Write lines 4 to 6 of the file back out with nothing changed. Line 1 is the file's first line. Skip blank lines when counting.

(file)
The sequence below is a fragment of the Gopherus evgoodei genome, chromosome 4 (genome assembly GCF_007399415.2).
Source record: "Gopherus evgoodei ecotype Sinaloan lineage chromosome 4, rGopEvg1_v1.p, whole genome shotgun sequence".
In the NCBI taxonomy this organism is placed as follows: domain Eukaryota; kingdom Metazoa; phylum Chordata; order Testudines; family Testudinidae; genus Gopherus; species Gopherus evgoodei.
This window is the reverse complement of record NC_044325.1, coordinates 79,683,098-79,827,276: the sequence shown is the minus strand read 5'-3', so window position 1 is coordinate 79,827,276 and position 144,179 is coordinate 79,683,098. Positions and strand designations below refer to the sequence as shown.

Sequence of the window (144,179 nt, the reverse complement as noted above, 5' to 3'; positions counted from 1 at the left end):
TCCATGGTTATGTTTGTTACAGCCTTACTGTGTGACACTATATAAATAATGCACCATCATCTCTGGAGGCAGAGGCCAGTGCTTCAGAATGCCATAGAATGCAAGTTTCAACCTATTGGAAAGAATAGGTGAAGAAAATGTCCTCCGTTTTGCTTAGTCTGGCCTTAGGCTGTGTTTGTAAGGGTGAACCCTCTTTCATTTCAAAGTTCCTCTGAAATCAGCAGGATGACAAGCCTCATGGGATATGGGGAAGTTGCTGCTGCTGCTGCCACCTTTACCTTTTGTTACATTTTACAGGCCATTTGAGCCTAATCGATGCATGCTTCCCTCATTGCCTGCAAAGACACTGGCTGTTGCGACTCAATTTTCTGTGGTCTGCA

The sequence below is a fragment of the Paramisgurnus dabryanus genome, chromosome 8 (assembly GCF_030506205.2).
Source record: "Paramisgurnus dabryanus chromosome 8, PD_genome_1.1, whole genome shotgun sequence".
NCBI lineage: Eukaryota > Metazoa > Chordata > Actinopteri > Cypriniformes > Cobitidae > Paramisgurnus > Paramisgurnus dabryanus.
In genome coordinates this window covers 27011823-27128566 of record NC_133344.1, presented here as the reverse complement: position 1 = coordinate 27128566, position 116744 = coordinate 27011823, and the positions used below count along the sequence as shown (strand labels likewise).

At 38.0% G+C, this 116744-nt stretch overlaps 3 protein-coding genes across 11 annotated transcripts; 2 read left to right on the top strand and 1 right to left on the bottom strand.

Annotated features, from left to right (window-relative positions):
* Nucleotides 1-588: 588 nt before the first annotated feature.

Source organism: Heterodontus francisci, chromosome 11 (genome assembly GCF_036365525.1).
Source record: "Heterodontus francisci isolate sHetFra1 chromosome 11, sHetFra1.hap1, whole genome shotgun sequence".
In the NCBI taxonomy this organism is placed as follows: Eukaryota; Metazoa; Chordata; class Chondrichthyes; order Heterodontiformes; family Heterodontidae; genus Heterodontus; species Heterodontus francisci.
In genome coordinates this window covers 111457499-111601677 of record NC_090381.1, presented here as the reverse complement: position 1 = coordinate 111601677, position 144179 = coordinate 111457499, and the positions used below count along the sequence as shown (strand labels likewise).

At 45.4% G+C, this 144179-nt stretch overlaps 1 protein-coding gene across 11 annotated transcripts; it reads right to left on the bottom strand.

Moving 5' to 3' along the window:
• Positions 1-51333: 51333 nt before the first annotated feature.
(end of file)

This window is the reverse complement of record NC_044325.1, coordinates 79,683,098-79,827,276: the sequence shown is the minus strand read 5'-3', so window position 1 is coordinate 79,827,276 and position 144,179 is coordinate 79,683,098. Positions and strand designations below refer to the sequence as shown.

Sequence of the window (144,179 nt, the reverse complement as noted above, 5' to 3'; positions counted from 1 at the left end):
TCCATGGTTATGTTTGTTACAGCCTTACTGTGTGACACTATATAAATAATGCACCATCATCTCTGGAGGCAGAGGCCAGTGCTTCAGAATGCCATAGAATGCAAGTTTCAACCTATTGGAAAGAATAGGTGAAGAAAATGTCCTCCGTTTTGCTTAGTCTGGCCTTAGGCTGTGTTTGTAAGGGTGAACCCTCTTTCATTTCAAAGTTCCTCTGAAATCAGCAGGATGACAAGCCTCATGGGATATGGGGAAGTTGCTGCTGCTGCTGCCACCTTTACCTTTTGTTACATTTTACAGGCCATTTGAGCCTAATCGATGCATGCTTCCCTCATTGCCTGCAAAGACACTGGCTGTTGCGACTCAATTTTCTGTGGTCTGCA